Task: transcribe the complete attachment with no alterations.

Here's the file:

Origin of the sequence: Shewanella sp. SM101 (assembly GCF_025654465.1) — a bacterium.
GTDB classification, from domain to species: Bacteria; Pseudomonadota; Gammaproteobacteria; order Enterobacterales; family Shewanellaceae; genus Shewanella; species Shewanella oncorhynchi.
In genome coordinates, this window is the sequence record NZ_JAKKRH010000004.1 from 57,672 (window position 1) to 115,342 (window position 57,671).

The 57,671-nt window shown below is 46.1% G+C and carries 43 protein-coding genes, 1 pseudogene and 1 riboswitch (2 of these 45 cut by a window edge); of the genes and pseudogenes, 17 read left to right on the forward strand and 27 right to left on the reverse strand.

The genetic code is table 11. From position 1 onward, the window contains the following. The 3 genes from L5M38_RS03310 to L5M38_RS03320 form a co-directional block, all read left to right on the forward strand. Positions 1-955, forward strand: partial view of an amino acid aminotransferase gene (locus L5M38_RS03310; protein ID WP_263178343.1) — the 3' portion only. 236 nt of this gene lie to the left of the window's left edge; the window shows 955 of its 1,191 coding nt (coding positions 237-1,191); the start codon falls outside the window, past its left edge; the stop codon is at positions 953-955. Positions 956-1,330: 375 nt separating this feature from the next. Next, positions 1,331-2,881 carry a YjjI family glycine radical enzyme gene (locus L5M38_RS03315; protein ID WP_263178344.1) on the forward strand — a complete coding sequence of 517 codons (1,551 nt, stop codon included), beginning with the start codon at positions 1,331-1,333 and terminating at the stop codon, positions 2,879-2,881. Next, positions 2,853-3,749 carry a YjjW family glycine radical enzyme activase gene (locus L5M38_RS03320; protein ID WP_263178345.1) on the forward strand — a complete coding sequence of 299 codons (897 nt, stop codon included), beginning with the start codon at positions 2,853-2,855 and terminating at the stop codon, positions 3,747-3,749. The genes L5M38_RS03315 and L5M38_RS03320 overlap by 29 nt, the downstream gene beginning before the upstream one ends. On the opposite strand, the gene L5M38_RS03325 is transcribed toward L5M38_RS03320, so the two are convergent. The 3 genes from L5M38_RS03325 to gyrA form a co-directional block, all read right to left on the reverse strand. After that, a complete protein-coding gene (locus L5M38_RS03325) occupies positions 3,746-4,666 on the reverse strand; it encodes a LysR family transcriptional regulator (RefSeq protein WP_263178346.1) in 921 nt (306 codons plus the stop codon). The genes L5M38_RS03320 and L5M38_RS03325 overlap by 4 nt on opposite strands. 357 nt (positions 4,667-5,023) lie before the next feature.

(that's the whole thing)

Origin of the sequence: Shewanella sp. SM101 (assembly GCF_025654465.1) — a bacterium.
GTDB classification, from domain to species: Bacteria; Pseudomonadota; Gammaproteobacteria; order Enterobacterales; family Shewanellaceae; genus Shewanella; species Shewanella oncorhynchi.
In genome coordinates, this window is the sequence record NZ_JAKKRH010000004.1 from 57,672 (window position 1) to 115,342 (window position 57,671).

The 57,671-nt window shown below is 46.1% G+C and carries 43 protein-coding genes, 1 pseudogene and 1 riboswitch (2 of these 45 cut by a window edge); of the genes and pseudogenes, 17 read left to right on the forward strand and 27 right to left on the reverse strand.

The genetic code is table 11. From position 1 onward, the window contains the following. The 3 genes from L5M38_RS03310 to L5M38_RS03320 form a co-directional block, all read left to right on the forward strand. Positions 1-955, forward strand: partial view of an amino acid aminotransferase gene (locus L5M38_RS03310; protein ID WP_263178343.1) — the 3' portion only. 236 nt of this gene lie to the left of the window's left edge; the window shows 955 of its 1,191 coding nt (coding positions 237-1,191); the start codon falls outside the window, past its left edge; the stop codon is at positions 953-955. Positions 956-1,330: 375 nt separating this feature from the next. Next, positions 1,331-2,881 carry a YjjI family glycine radical enzyme gene (locus L5M38_RS03315; protein ID WP_263178344.1) on the forward strand — a complete coding sequence of 517 codons (1,551 nt, stop codon included), beginning with the start codon at positions 1,331-1,333 and terminating at the stop codon, positions 2,879-2,881. Next, positions 2,853-3,749 carry a YjjW family glycine radical enzyme activase gene (locus L5M38_RS03320; protein ID WP_263178345.1) on the forward strand — a complete coding sequence of 299 codons (897 nt, stop codon included), beginning with the start codon at positions 2,853-2,855 and terminating at the stop codon, positions 3,747-3,749. The genes L5M38_RS03315 and L5M38_RS03320 overlap by 29 nt, the downstream gene beginning before the upstream one ends. On the opposite strand, the gene L5M38_RS03325 is transcribed toward L5M38_RS03320, so the two are convergent. The 3 genes from L5M38_RS03325 to gyrA form a co-directional block, all read right to left on the reverse strand. After that, a complete protein-coding gene (locus L5M38_RS03325) occupies positions 3,746-4,666 on the reverse strand; it encodes a LysR family transcriptional regulator (RefSeq protein WP_263178346.1) in 921 nt (306 codons plus the stop codon). The genes L5M38_RS03320 and L5M38_RS03325 overlap by 4 nt on opposite strands. 357 nt (positions 4,667-5,023) lie before the next feature.